FUNDAMENTALS OF HELICAL SCAN VIDEO RECORDERS
Describe the principles of helical scan recording.
Given information on the fundamentals of helical scan recorders and tape construction.
Demonstrate competency of the task skills and knowledge by correctly responding to 80 percent of the
multiple-choice test questions covering fundamentals of helical scan video recorders.
Learning Event 1:
IDENTIFY AND DEFINE THE PRINCIPLES OF HELICAL SCAN RECORDING
Helical scan means "in a spiral formation," a line around a cylinder at an angle other than parallel
with the axis. This should give you a mental picture of the tape path around the head drum assembly.
The basic design features for helical scan magnetic recorders must satisfy the requirements of a
very wide market. They must have a frequency response wide enough to handle the standard television
signals, specialized closed circuit video, high-bit-rate digital, radar type signals, and high frequency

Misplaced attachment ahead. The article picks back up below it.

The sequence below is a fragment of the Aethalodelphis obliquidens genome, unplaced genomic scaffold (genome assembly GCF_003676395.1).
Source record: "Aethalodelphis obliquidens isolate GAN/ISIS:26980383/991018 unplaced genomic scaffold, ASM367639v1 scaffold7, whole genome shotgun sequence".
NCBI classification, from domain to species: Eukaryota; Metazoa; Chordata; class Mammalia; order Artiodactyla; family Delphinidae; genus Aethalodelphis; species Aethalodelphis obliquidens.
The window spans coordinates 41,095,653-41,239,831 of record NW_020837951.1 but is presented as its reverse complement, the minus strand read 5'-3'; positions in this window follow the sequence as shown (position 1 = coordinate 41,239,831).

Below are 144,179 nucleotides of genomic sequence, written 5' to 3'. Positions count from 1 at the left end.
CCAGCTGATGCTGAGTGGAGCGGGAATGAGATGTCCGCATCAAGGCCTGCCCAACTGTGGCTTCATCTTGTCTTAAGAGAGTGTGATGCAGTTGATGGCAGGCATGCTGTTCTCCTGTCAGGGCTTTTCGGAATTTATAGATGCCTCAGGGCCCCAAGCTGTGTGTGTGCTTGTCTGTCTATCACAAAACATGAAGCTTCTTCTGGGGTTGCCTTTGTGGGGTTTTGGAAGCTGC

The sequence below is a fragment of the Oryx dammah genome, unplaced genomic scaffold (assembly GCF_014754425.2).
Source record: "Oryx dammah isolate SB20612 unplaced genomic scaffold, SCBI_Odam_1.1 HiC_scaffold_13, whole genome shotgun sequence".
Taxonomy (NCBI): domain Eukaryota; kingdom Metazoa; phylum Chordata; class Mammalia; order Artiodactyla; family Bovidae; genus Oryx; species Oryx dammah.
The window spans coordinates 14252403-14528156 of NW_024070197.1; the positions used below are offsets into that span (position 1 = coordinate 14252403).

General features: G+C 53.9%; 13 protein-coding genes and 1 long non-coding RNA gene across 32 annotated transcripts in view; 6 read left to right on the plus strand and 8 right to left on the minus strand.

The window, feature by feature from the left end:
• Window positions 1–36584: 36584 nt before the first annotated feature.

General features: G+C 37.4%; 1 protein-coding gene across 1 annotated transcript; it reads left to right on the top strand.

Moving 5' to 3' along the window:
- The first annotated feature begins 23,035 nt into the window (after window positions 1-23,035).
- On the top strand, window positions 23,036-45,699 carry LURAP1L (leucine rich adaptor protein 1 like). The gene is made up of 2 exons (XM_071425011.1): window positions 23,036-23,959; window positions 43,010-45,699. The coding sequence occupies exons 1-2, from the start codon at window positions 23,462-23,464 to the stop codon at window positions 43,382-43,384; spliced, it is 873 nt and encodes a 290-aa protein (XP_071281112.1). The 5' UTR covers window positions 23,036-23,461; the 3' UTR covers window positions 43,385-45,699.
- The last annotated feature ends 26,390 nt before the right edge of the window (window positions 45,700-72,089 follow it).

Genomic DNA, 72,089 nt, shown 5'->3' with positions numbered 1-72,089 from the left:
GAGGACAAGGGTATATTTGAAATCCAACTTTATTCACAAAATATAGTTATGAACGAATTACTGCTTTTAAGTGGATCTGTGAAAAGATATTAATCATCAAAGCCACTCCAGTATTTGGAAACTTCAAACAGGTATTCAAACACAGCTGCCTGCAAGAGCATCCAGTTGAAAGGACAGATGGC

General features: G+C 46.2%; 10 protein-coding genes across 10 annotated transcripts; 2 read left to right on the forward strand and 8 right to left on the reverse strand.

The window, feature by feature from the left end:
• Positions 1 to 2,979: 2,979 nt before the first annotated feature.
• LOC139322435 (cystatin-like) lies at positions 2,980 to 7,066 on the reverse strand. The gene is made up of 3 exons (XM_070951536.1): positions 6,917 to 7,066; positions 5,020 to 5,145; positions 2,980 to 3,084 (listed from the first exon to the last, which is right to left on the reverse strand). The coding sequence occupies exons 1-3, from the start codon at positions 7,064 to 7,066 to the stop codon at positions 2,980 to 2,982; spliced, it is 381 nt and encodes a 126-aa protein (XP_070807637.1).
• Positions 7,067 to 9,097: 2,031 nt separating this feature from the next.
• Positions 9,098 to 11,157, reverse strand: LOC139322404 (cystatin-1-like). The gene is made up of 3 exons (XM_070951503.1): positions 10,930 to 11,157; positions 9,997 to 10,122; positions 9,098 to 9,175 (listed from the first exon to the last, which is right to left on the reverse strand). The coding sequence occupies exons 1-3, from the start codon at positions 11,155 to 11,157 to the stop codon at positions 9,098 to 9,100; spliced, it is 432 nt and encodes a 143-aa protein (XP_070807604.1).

PCM. They must be portable to provide easy handling. They must also be simple to operate with a
minimum of maintenance.
Dual head recorders (fig 2-1) use two rotating heads spaced 180 degrees apart, each sweeping the
same arc repetitively. In this case, the tape need not be wrapped in a complete loop around the head
drum assembly. It should be noted that one head will be in contact with the tape at all times. The heads
are electrically switched so the head that is in contact with the tape is continuously active during its pass.
The long signal dropout that was present in the previous example is eliminated. This type of scanning is
referred to as the half-helical or two-head helix method of video recording. When the two heads are
used, extreme care must be taken to place the heads accurately with respect to each other. Mechanical
tolerances are critical, and placement errors are easily introduced.